Benedict arrives in the city of Santiago by way of Mexico, where he warned against the evils of the drug trafficking and violence that have plagued the country for the past five years. After leading an open air mass in Santiago on Monday and visiting the city's Our Lady of Charity cathedral a day later, the pope will travel to Havana to meet with Cuban President Raul Castro.
Longtime Cuban leader Fidel Castro is also expected to meet with the pope, although his deteriorating health may hinder the visit. Fidel Castro famously met with Pope John Paul II in 1998.
Venezuelan President Hugo Chavez will also be in Cuba when Benedict visits. Chavez arrived in Havana on Saturday for radiation therapy, but a Vatican spokesperson said that there is no planned meeting between the pope and the Venezuelan leader.
Many Cuban-Americans in south Florida are making the reverse-trip that their families did during the revolution, traveling back to Cuba as a pilgrimage to see the pontiff. Some of them are conflicted by the idea of going back to a country they once fled, according to the Associated Press, and Benedict's comments about the country are sure to add to that confusion.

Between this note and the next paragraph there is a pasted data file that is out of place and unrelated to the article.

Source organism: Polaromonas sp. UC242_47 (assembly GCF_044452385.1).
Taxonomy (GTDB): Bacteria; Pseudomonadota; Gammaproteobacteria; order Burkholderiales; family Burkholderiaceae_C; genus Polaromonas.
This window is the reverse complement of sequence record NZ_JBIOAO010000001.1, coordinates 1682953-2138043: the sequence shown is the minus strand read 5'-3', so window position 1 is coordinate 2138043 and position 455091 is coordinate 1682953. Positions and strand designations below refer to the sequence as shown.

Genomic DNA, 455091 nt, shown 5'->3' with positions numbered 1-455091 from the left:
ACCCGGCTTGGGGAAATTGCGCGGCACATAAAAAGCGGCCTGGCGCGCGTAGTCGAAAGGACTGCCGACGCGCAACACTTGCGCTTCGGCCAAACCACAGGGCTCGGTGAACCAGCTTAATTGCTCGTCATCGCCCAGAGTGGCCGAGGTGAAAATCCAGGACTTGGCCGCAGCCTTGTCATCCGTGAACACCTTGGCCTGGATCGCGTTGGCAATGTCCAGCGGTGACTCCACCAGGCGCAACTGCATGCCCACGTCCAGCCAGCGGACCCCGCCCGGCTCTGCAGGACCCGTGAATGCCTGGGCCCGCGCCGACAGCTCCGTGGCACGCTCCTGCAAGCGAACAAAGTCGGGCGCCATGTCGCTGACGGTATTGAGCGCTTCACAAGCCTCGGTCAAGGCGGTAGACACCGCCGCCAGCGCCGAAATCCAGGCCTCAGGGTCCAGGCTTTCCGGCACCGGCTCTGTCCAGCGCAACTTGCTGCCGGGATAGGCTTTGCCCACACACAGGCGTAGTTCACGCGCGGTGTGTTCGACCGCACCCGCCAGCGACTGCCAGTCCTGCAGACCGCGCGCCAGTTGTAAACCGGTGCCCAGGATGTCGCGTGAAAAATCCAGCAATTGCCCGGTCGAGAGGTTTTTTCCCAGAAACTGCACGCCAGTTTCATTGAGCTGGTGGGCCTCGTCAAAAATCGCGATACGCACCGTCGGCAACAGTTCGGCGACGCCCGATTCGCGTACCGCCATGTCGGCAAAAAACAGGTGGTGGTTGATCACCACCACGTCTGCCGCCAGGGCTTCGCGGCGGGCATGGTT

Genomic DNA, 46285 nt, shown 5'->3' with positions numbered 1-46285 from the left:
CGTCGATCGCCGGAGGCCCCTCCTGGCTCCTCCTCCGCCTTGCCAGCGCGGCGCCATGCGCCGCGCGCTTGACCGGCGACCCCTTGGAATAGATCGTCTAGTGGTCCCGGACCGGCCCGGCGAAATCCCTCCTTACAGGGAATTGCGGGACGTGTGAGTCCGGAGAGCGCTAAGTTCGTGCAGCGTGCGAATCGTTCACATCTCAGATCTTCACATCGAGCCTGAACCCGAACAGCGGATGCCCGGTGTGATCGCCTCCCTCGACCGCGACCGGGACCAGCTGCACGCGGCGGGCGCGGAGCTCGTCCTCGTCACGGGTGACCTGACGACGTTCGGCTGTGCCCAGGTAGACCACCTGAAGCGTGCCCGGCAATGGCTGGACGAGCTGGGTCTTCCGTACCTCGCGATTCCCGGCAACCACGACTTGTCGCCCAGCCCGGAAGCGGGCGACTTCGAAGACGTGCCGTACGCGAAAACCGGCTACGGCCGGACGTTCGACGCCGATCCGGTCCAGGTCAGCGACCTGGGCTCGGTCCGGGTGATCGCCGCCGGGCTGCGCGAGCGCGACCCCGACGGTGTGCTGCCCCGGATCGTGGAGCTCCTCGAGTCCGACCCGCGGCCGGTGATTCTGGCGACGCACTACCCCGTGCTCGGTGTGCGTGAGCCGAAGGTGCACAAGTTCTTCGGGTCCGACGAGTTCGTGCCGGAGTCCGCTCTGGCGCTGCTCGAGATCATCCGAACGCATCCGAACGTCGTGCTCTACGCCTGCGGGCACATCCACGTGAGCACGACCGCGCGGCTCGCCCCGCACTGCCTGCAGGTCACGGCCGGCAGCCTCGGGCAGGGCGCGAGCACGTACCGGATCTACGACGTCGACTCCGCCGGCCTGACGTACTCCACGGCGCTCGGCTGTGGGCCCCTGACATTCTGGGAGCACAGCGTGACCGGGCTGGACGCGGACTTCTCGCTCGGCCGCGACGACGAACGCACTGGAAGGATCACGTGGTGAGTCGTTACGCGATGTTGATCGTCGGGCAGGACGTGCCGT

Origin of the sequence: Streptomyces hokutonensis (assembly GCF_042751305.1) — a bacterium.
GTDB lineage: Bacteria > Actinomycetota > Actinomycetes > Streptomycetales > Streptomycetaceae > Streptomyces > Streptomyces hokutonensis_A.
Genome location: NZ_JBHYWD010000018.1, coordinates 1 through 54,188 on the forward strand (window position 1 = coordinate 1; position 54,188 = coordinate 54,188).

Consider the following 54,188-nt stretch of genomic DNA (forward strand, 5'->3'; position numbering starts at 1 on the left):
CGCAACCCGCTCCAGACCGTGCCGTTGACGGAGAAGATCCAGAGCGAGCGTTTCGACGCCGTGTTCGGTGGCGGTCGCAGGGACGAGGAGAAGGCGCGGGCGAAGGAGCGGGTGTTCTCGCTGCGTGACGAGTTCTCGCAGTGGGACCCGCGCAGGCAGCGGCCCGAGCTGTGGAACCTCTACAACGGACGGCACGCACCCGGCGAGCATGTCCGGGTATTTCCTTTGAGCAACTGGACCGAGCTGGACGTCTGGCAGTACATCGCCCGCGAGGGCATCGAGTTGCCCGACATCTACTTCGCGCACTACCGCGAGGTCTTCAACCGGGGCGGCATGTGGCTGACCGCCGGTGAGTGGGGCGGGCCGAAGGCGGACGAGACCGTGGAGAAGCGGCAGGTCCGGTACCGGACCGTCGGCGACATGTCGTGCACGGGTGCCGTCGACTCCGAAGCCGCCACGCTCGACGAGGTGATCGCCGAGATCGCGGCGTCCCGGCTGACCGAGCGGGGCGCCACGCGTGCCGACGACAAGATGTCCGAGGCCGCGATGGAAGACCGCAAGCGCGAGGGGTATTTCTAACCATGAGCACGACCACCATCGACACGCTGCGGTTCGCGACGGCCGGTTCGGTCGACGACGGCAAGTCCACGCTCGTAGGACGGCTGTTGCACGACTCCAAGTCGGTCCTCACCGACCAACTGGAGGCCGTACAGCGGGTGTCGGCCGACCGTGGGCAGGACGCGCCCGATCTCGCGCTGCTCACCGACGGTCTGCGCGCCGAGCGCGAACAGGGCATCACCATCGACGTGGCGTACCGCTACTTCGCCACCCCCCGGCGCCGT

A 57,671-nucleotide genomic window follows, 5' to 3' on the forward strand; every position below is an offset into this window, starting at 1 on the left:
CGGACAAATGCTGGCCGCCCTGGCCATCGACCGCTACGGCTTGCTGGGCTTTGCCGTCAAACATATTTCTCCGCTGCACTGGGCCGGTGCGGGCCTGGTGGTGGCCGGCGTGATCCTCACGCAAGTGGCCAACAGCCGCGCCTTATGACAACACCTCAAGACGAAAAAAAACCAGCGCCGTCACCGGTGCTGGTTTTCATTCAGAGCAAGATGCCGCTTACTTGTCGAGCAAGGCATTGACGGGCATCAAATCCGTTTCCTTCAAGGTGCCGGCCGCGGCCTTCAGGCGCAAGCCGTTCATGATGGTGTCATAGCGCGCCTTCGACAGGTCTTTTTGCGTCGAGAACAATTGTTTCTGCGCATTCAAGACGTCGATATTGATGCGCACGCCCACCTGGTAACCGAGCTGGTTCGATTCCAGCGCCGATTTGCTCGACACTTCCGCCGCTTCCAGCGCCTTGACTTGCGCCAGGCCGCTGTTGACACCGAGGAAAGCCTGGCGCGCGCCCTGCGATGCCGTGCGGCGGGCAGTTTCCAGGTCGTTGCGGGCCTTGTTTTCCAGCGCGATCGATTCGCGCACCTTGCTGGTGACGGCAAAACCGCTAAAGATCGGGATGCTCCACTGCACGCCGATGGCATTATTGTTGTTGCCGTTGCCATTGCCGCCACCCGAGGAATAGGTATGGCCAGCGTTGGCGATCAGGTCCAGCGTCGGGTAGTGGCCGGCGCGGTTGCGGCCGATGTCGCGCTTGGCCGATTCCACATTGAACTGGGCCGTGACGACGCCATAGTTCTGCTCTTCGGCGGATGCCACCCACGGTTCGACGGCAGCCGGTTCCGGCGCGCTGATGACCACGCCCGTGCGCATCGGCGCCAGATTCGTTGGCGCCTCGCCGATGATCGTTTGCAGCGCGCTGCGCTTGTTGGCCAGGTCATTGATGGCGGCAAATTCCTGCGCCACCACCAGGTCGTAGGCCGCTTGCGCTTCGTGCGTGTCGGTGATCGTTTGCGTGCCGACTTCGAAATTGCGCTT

It is evident that Marxist ideology, as it was conceived, no longer responds to reality, the pope said prior to his visit, adding that the country should with patience and in a constructive fashion find new models of government.
The church has become an increasingly strong presence in Cuba in recent years. Religion was restricted in the initial years of the Communist state, but the Catholic Church now runs social programs and has been involved with freeing political prisoners, according to the AP.
Additionally, the Cuban government took Benedict XVI's criticisms in stride.
''We consider the exchange of ideas to be useful,'' said Foreign Minister Bruno Rodriguez Parrilla. ''Our people have deep convictions developed over the course of our history.''